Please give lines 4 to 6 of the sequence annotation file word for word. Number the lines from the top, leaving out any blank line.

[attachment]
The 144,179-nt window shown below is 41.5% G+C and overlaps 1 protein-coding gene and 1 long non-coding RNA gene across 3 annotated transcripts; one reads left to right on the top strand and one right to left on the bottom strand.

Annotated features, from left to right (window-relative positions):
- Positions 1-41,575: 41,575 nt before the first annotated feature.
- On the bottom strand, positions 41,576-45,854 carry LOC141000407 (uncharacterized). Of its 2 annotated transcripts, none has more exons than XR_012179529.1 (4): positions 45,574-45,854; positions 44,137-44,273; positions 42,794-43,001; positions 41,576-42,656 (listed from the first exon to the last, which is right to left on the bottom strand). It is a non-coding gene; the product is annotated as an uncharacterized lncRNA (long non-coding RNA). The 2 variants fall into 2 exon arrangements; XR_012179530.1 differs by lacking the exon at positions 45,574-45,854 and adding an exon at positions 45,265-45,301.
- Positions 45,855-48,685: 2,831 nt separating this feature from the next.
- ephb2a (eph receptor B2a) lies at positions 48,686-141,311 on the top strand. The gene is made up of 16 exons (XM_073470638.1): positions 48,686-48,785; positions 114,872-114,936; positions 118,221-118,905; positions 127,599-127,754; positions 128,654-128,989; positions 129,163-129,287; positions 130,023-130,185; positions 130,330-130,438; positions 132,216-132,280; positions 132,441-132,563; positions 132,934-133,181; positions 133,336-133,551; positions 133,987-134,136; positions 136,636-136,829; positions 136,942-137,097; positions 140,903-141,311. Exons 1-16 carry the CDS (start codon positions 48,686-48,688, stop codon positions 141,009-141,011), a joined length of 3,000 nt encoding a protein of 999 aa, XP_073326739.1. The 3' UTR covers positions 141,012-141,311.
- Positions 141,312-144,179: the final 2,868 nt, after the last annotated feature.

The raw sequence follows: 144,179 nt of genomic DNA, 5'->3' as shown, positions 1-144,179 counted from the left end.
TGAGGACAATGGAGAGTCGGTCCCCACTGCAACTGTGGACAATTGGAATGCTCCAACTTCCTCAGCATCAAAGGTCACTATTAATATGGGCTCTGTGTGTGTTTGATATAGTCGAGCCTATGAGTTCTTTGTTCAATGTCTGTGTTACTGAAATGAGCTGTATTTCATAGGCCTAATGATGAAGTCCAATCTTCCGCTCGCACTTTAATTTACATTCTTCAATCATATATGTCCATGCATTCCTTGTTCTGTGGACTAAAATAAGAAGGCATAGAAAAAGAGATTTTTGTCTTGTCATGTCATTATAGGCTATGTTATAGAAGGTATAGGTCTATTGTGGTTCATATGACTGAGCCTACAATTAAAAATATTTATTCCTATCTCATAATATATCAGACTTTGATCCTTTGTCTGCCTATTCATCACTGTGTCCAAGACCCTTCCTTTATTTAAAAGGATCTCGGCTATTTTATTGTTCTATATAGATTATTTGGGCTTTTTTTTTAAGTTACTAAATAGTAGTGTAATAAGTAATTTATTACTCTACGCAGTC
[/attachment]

- On the bottom strand, positions 41,576-45,854 carry LOC141000407 (uncharacterized). Of its 2 annotated transcripts, none has more exons than XR_012179529.1 (4): positions 45,574-45,854; positions 44,137-44,273; positions 42,794-43,001; positions 41,576-42,656 (listed from the first exon to the last, which is right to left on the bottom strand). It is a non-coding gene; the product is annotated as an uncharacterized lncRNA (long non-coding RNA). The 2 variants fall into 2 exon arrangements; XR_012179530.1 differs by lacking the exon at positions 45,574-45,854 and adding an exon at positions 45,265-45,301.
- Positions 45,855-48,685: 2,831 nt separating this feature from the next.
- ephb2a (eph receptor B2a) lies at positions 48,686-141,311 on the top strand. The gene is made up of 16 exons (XM_073470638.1): positions 48,686-48,785; positions 114,872-114,936; positions 118,221-118,905; positions 127,599-127,754; positions 128,654-128,989; positions 129,163-129,287; positions 130,023-130,185; positions 130,330-130,438; positions 132,216-132,280; positions 132,441-132,563; positions 132,934-133,181; positions 133,336-133,551; positions 133,987-134,136; positions 136,636-136,829; positions 136,942-137,097; positions 140,903-141,311. Exons 1-16 carry the CDS (start codon positions 48,686-48,688, stop codon positions 141,009-141,011), a joined length of 3,000 nt encoding a protein of 999 aa, XP_073326739.1. The 3' UTR covers positions 141,012-141,311.